An explosive device was detonated outside the U.S. embassy in Beijing on Thursday.
The suspect arrested by Chinese police, described as a 26-year-old man from the Inner Mongolia region, was the only person injured. In a possibly related incident, a woman was taken into custody for attempting to set herself on fire near the embassy.
Reuters passed along eyewitness reports that made the bomb sound a little more menacing than the “fireworks device” described by the police:
“I’d just arrived and started to queue and then heard a loud explosion about 100 meters away,” a 19-year-old high school student who gave his name as Li told reporters.
Li said the blast happened shortly after 1 p.m. as he queued to apply for a U.S. visa to take an exam in Los Angeles.
A police SUV appeared to have been damaged, with its back windshield missing, and was cordoned off by police before being removed, a Reuters witness said.
Li Shaohui, a 58-year-old sanitation worker, said he felt the ground shake and that some people screamed.
“I thought first there was big a car crash,” Li told Reuters, adding that the smoke had cleared quickly.
The Financial Express of India said the man was trying to throw his explosive device over the embassy fence when it detonated prematurely and injured his hand.
The South China Morning Post reported the bomber’s surname as Jiang and claimed he was “diagnosed with a paranoid personality disorder and had been unemployed since the condition manifested in late 2016.”
The New York Times quoted an embassy employee who said Jiang was “trying to call attention to a human rights issue.”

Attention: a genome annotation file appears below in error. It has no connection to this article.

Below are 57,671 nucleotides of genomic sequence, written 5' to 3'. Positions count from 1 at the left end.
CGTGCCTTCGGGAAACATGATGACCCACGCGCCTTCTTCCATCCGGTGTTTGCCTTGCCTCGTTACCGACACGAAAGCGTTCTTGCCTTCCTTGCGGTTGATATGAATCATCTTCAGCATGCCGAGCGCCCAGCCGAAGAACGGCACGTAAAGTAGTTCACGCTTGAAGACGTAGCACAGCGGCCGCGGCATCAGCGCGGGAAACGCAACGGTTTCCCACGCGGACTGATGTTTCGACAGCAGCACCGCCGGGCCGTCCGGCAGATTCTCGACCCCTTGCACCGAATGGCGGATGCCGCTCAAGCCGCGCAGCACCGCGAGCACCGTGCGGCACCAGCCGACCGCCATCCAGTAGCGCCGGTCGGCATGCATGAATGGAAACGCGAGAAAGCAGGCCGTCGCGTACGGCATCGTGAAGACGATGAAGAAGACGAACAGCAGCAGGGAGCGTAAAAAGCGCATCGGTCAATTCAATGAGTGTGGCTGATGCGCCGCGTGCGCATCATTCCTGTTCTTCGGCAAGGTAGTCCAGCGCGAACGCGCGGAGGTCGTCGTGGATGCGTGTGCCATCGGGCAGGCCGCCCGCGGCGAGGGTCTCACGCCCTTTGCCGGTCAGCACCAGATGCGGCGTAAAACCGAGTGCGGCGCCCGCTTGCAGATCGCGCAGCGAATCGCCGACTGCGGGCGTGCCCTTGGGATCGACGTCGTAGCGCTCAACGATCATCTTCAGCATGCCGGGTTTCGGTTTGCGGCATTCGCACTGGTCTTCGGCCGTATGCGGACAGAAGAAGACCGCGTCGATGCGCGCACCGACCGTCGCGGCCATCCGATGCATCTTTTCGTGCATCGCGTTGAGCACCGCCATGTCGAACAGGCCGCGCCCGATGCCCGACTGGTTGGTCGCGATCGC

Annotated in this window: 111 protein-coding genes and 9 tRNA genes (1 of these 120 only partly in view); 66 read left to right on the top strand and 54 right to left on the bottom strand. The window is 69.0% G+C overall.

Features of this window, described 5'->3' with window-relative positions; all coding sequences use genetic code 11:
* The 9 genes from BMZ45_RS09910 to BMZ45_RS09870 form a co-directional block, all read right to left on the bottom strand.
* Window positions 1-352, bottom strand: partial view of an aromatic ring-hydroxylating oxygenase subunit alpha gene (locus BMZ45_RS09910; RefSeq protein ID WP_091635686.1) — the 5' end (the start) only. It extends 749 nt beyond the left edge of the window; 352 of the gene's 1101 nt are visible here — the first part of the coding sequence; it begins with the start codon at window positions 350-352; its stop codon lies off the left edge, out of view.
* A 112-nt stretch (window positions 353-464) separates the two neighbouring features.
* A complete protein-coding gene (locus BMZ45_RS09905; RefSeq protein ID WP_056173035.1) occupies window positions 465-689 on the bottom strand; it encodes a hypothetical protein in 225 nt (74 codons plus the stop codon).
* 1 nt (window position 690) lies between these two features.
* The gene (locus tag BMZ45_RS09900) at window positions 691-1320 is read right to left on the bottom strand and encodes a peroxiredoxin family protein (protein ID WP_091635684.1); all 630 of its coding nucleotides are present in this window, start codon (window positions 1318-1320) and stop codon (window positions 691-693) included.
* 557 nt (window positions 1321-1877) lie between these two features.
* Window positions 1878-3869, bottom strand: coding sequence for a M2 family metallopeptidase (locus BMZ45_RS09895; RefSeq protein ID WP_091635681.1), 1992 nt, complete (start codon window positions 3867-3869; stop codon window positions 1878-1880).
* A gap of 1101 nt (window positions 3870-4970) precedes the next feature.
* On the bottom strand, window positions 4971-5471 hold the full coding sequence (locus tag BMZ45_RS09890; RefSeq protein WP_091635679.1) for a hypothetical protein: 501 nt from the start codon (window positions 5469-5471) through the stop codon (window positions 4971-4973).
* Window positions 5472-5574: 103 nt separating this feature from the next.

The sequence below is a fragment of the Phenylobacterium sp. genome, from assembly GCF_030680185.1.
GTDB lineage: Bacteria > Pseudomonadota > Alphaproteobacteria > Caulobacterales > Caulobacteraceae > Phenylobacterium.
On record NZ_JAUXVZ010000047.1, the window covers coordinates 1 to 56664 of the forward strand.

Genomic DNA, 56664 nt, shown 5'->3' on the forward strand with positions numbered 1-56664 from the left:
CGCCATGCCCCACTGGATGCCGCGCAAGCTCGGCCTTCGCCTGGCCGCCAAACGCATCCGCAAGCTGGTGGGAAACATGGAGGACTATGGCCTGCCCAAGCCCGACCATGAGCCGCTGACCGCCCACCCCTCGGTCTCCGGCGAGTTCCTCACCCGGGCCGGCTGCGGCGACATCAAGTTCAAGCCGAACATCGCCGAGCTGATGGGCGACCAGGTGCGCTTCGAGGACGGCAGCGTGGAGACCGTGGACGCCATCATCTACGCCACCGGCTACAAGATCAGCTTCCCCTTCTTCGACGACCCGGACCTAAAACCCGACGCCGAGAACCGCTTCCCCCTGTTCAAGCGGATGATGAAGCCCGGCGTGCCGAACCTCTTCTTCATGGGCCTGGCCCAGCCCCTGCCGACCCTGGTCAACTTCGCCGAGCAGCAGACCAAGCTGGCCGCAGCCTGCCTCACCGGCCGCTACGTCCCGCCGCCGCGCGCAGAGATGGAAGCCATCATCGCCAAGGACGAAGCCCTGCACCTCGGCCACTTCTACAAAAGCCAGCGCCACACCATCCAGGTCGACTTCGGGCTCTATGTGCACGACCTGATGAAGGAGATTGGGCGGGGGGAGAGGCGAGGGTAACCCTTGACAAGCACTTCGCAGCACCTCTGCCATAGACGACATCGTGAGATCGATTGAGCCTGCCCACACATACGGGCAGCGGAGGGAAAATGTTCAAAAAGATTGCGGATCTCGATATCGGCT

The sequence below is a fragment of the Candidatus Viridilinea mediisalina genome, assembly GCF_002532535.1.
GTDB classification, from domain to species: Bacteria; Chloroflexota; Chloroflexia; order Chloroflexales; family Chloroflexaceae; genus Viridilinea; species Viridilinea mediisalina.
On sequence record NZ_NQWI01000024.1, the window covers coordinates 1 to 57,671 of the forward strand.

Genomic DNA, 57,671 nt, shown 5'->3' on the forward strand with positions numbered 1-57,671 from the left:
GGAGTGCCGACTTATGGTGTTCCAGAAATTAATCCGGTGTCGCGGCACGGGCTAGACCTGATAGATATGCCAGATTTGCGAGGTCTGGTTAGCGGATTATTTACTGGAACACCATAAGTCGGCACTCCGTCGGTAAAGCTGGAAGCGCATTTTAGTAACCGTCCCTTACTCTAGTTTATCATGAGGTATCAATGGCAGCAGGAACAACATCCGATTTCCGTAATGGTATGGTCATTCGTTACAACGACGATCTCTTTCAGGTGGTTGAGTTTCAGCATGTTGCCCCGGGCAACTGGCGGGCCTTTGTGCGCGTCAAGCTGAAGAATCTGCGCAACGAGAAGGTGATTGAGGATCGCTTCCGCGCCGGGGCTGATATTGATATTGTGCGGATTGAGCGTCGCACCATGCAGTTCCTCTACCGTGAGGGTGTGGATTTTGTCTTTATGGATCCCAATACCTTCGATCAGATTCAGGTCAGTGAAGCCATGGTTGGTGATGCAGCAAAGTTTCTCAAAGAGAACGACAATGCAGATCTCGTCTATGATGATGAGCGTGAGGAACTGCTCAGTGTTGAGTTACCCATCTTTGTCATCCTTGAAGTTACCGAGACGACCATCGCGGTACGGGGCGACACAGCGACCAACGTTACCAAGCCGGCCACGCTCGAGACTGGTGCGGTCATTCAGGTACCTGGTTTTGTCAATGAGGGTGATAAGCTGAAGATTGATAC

The explosion apparently caused little disruption in embassy activities, which returned to normal within the hour. According to the South China Morning Post, China’s microblogging platform Weibo is scrubbing posts that contain the hashtag for “U.S. embassy explosion.”
About two hours before the explosion, a woman was taken into custody after dousing herself with gasoline outside the embassy. She was wearing a sign that said “Sue Them.”
Given the state of affairs in China at the moment, she might have been referring to the Chinese pharmaceutical companies under fire for distributing substandard vaccines to children.
If the account of the bomber’s motives cited by the New York Times is accurate, and the two incidents were related, it sounds like they were trying to get the American embassy’s attention to protest goings-on in China. That would go a long way towards explaining how the Chinese authorities are handling the case. The NYT noted that China has a history of frustrated citizens resorting to violence when the government ignores their petitions for grievance.